Our spookiest places
Aradale Asylum, Ararat
Nurse Kerry watches over the women’s wing; there’s a banging sound coming from an isolation cell. It’s what you’d expect from a facility for the mentally ill – except that it closed in the 1990s. Many people died at this sprawling, 100ha place, built as a self-sustaining village in the 1860s and originally called Ararat Lunatic Asylum.
For details of spine-tingling ghost tours, visit eerietours.com.au. RACV members receive 10% off all Eerie Tours as part of the Show Your Card & Save program.
Old Melbourne Gaol
Despite being the site of Ned Kelly’s hanging, the bushranger’s ghost does not haunt this bluestone building, used as a gaol from 1842 to 1929. But it’s said that some of the other 132 people who were executed here, including Elizabeth Scott (the first woman hanged in Victoria), can still be heard crying out in the night. Listen for Scott’s disembodied voice during a night tour; for details, visit oldmelbournegaol.com.au/night-tours.
RACV members save on general admission tickets to Old Melbourne Gaol. See Attraction Tickets for more information.
Originally called Mayday Hills Lunatic Asylum, it was scarily easy to be admitted to this foreboding institution – only two signatures were required – but much harder to get out. Many patients died there during its 128 years of operation, including a woman who was thrown to her death from a third-storey window. Visitors say her ghost – along with others, such as the kindly Matron Sharpe – haunts the asylum, which closed in 1995.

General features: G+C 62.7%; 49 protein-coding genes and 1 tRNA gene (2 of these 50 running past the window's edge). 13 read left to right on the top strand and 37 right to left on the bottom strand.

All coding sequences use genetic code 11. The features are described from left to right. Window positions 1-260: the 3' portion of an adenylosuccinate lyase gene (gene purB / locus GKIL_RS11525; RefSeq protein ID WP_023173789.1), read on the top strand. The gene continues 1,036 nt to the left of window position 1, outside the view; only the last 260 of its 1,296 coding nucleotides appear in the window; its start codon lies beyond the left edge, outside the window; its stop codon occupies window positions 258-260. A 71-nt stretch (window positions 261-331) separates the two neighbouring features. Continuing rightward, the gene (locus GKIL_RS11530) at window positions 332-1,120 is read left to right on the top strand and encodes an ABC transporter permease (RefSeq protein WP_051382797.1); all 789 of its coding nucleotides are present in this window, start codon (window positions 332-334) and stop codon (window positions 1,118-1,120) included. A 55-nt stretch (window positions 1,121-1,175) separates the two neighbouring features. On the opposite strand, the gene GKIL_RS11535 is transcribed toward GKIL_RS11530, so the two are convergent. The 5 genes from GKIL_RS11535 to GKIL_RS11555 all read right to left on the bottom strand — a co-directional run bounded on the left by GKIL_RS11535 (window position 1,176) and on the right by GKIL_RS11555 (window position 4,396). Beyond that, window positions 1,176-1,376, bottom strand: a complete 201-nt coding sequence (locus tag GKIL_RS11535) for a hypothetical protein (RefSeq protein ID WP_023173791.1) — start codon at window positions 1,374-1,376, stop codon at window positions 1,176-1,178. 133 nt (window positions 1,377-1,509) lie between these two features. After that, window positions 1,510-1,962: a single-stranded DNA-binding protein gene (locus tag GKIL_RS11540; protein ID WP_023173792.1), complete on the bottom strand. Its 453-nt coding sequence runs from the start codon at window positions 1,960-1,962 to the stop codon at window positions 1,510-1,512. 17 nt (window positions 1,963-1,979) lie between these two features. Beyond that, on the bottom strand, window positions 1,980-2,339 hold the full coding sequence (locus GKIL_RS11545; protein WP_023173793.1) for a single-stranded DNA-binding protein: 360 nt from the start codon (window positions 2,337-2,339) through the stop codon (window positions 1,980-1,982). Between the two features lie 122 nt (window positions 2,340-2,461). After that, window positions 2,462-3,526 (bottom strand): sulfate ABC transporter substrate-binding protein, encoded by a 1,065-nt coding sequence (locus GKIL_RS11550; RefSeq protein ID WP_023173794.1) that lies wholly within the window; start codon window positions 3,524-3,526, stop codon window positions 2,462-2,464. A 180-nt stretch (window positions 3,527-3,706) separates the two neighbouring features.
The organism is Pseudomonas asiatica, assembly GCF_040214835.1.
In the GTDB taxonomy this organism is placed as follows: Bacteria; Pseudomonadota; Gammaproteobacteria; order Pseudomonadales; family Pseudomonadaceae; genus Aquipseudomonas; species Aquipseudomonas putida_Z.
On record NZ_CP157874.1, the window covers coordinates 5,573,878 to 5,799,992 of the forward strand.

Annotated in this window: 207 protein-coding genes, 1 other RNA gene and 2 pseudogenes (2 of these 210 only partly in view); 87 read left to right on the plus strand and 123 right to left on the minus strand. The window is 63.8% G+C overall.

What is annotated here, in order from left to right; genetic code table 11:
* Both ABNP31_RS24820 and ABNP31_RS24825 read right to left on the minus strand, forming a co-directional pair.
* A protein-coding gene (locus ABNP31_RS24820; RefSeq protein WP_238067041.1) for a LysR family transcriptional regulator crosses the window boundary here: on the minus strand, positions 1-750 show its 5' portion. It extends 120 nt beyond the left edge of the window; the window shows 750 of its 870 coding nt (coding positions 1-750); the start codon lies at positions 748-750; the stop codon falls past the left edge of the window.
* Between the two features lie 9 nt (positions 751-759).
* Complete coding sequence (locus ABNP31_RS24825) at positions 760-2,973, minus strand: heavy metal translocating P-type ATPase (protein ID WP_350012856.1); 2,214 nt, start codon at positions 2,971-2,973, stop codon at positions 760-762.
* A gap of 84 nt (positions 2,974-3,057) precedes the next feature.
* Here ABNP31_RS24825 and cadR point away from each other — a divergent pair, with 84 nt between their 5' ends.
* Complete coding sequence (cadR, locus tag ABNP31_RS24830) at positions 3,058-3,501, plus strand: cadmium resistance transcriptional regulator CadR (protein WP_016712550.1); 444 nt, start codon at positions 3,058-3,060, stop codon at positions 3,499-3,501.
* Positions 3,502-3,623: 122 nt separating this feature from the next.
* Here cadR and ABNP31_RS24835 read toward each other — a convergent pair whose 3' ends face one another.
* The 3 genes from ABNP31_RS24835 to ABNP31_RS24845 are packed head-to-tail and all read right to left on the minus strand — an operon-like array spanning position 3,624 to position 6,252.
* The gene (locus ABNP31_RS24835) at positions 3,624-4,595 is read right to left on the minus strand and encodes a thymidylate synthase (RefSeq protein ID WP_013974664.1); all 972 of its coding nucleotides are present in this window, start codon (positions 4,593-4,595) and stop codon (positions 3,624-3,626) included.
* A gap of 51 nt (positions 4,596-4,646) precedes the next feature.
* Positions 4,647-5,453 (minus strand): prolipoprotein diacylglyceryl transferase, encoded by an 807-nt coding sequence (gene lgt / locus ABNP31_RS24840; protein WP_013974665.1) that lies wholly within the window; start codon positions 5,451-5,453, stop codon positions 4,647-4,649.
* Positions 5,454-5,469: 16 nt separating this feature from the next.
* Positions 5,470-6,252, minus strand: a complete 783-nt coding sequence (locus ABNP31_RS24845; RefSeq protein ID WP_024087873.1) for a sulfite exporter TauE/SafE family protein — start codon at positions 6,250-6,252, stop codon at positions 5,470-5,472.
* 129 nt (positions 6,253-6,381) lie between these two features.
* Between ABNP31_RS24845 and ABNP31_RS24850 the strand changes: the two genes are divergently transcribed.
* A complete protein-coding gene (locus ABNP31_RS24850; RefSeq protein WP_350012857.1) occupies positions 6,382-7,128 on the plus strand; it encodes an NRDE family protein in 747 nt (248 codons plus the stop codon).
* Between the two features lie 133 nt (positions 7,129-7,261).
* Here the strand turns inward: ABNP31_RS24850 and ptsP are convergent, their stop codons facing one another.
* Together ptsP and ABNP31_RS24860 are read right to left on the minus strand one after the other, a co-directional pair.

For details of tours and only-for-the-brave overnight stays, visit asylumghosttours.com
The old Geelong Gaol housed murderers and other hardened prisoners from 1853 to 1991 – and, with reports of unexplainable cries, sudden temperature fluctuations and swirling mists, some say they’re still there.
Even if you don’t see the ghosts of inmates, you’ll be haunted by their stories during a tour.
For details, visit twistedhistory.net.au
Craig’s Royal Hotel, Ballarat
The former owner of this 1850s building, Walter Craig, told friends he’d dreamt his horse Nimblefoot won the 1870 Melbourne Cup but that the jockey was wearing a black armband. Craig died before the race but, as he’d predicted, Nimblefoot won, with the jockey wearing a black armband in Craig’s honour.
If that’s not spooky enough, visit the hotel and watch out for a man in Victorian dress – it’s the ghost of Walter Craig.
Princess Theatre, Melbourne
In 1888, opera singer Frederick Federici died off-stage just after performing his last lines in Faust – yet his co-stars, unaware of his death, swore he was on stage taking his final bows with them.
To this day, theatre staff report seeing him; perhaps he’s hoping for a role in The Phantom of the Opera. The bar at the theatre is named for him.